Policyholder Services

OMIC Coverage Benefit for Other Regulatory Exposures (DEA, Stark Act, EMTALA Investigations)

What is a DEA proceeding?

A DEA proceeding is one instituted against the Insured by the federal Drug Enforcement Agency for the purpose of adversely affecting the Insured’s ability to prescribe drugs pursuant to a license issued by the DEA. DEA actions are often based on the over-prescription of pain management medication. Investigations can be triggered by reports to the DEA from pharmaceutical manufacturers and distributors about pharmacies, clinics, or physicians that order an abnormally large amount of narcotics. Investigations are also opened based on complaints received from patients or their next of kin, competitors, local surrounding businesses, or local law enforcement authorities.

What is a STARK proceeding?

A STARK proceeding is one instituted against the Insured by a government entity alleging violation of any federal, state, or local anti-kickback or self-referral laws.

The Stark statute requires that if a physician, or a member of his or her immediate family, has a financial relationship with an entity, then he or she may not refer a Medicare or Medicaid patient to that entity and that entity may not submit a bill for any item or service defined as a designated health service (DHS), unless one of the Stark exceptions is met.

An ophthalmologist may run afoul of Stark laws if he or she is a subspecialist and enters into an independent contractor agreement (a “personal service arrangement”) with a general ophthalmology practice to treat its subspecialty patients, if there are referrals for DHS, whether intentional or not (recall that this is a no-intent statute). There is a “personal service arrangement” STARK exception that will protect an ophthalmologist if the arrangement is in writing and signed by the parties; it specifies the covered services; the aggregate services contracted for do not exceed those that are reasonable and necessary for the legitimate business purposes of the arrangement; the term of the agreement is for at least one year and provides for non-renewal within the initial year period if the agreement is terminated within the first year from the effective date; and the compensation is set in advance, does not exceed fair market value and is not determined in a manner that takes into account the volume of referrals or other business generated between the parties.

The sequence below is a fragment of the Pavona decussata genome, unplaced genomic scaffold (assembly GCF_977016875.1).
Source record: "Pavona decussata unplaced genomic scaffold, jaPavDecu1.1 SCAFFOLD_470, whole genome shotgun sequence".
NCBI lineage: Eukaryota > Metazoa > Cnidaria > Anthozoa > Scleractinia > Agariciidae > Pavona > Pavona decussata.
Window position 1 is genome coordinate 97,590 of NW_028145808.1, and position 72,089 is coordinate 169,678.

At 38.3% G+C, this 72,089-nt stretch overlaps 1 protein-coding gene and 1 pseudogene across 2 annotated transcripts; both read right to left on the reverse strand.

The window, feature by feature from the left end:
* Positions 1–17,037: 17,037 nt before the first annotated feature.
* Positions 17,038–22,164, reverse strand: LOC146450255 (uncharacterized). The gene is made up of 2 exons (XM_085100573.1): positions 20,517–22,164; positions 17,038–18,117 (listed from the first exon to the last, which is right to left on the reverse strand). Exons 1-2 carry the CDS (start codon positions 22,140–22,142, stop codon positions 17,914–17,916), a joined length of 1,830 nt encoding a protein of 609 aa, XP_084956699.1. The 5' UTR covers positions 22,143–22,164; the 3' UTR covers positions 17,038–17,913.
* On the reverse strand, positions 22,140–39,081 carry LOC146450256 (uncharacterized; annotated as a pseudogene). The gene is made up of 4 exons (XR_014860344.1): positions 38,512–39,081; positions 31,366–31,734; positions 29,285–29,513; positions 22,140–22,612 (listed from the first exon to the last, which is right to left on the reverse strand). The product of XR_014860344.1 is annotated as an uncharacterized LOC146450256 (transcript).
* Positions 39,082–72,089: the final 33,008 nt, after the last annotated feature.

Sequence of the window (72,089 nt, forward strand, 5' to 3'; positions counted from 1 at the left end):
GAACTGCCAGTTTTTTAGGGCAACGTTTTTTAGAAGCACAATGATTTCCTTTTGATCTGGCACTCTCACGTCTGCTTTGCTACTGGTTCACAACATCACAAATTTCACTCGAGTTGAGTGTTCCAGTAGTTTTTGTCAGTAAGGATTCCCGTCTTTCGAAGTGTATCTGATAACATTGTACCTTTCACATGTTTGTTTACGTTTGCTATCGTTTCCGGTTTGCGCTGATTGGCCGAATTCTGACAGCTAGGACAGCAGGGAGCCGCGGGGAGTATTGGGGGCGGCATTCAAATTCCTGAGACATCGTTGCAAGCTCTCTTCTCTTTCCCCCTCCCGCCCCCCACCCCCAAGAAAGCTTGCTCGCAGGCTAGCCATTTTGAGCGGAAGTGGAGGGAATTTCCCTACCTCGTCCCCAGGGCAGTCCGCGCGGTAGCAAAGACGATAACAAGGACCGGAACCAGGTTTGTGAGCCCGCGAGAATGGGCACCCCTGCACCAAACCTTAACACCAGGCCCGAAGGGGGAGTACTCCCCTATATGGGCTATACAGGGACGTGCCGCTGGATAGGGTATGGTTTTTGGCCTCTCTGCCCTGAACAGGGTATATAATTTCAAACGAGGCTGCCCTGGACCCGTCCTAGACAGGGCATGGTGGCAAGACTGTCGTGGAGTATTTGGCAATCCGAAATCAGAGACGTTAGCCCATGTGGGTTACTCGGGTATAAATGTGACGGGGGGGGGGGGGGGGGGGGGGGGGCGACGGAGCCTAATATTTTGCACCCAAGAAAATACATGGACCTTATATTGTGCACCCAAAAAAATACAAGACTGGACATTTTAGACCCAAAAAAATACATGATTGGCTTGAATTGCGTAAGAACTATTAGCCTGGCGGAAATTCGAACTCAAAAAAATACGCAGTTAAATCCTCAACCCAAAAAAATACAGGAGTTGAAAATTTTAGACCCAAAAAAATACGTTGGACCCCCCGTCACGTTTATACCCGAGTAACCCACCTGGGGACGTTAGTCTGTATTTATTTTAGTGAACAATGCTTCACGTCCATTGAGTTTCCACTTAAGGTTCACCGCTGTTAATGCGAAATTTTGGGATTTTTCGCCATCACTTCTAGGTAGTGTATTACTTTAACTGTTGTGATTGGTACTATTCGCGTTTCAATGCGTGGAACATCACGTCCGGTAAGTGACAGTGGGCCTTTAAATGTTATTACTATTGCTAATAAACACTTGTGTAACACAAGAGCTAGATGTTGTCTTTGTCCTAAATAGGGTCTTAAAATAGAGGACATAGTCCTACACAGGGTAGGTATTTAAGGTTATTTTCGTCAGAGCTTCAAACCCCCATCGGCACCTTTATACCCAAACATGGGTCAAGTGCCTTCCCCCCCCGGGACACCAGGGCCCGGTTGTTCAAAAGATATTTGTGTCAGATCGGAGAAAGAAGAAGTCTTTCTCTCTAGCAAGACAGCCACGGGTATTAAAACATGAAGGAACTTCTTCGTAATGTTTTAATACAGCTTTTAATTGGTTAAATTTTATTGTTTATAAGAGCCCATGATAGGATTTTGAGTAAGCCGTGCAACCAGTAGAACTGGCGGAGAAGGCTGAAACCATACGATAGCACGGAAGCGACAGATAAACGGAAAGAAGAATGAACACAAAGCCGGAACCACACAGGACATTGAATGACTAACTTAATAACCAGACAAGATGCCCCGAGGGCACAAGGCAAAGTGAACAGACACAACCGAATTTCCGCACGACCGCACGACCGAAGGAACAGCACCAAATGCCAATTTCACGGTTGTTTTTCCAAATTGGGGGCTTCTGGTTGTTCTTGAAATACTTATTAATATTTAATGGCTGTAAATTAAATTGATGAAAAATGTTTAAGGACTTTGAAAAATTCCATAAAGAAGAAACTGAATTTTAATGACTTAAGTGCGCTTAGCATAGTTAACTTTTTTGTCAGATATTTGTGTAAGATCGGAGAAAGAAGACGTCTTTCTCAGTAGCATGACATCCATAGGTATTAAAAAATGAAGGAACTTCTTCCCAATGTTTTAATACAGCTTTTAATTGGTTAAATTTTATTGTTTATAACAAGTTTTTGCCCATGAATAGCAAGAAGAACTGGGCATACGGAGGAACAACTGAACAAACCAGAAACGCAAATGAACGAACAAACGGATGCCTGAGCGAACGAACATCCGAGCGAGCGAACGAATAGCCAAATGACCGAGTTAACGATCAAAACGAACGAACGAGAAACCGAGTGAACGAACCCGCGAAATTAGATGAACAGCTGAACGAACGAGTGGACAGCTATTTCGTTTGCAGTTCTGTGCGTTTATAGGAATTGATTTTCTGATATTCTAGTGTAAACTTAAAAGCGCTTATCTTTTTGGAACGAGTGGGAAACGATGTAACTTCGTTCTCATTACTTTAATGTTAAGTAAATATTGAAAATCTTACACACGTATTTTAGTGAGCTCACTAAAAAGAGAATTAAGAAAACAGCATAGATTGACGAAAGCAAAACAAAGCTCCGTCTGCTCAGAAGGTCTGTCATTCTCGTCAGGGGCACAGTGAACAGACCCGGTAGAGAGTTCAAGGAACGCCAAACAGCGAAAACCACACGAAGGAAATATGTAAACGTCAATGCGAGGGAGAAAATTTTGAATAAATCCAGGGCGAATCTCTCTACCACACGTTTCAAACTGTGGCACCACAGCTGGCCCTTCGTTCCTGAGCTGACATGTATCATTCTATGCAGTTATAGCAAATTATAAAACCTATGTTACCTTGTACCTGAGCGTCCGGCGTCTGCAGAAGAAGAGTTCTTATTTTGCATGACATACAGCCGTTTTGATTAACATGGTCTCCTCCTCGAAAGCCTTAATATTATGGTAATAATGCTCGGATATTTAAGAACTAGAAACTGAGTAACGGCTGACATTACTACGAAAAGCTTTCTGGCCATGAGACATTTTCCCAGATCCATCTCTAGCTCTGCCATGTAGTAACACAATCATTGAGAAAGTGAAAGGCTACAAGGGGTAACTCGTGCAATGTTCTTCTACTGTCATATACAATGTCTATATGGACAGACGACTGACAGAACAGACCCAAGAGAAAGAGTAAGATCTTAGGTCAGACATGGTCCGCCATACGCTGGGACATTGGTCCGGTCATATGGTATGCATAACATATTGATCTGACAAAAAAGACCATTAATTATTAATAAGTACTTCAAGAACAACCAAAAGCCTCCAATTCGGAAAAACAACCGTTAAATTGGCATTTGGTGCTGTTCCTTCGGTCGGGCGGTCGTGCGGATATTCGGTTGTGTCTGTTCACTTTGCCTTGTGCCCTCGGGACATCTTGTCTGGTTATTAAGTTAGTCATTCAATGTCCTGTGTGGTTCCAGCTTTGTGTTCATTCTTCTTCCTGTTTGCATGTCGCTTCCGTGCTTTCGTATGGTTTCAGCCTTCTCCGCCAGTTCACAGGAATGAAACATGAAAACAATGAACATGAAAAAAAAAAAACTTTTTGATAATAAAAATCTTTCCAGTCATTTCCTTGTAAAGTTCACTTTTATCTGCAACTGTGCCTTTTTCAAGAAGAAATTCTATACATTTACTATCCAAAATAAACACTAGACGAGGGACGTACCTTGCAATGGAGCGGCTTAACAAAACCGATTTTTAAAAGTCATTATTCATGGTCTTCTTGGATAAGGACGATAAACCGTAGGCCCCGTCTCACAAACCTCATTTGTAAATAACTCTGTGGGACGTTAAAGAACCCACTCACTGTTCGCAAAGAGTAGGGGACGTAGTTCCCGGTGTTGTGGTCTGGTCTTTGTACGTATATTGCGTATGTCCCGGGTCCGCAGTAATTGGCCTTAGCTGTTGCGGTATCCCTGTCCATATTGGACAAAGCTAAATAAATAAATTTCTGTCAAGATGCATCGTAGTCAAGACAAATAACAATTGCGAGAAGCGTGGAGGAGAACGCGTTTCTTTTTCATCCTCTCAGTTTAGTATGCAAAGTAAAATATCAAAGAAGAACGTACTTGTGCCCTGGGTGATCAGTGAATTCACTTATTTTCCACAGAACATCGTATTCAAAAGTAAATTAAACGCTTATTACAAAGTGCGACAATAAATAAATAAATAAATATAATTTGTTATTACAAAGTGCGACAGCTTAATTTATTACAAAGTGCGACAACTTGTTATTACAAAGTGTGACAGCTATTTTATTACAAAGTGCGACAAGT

For more information and examples, please see the article “Avoiding Illegal Service Referrals: The Stark Statute Explained” by Sandra E. D. McGraw, Esq., MBA, and Michael J. Sileski, Esq., MHA on the website of the American Academy of Ophthalmology, http://www.aao.org/yo/newsletter/200812/article02.cfm.

What is an EMTALA proceeding?

An EMTALA proceeding is one instituted against the Insured by a government entity alleging violation of the Emergency Medical Treatment and Active Labor Act. EMTALA requires Medicare-participating hospitals that offer emergency services to provide a medical screening examination or treatment for an emergency medical condition, including active labor, regardless of an individual’s ability to pay. Hospitals are then required to provide stabilizing treatment or transfer patients with emergency medical conditions.

A few EMTALA provisions apply directly to physicians. For example, a penalty may be imposed on a physician who fails to respond to an emergency situation when he or she is on-call. A physician who signs a certification in support of an appropriate transfer may be liable for a civil monetary penalty if he or she knew or should have known that the benefits of transfer did not outweigh the risks of transfer, or if he or she misrepresented  the patient’s condition. Physicians can be excluded from the Medicare program because of repeated cases or a “gross and flagrant” violation.

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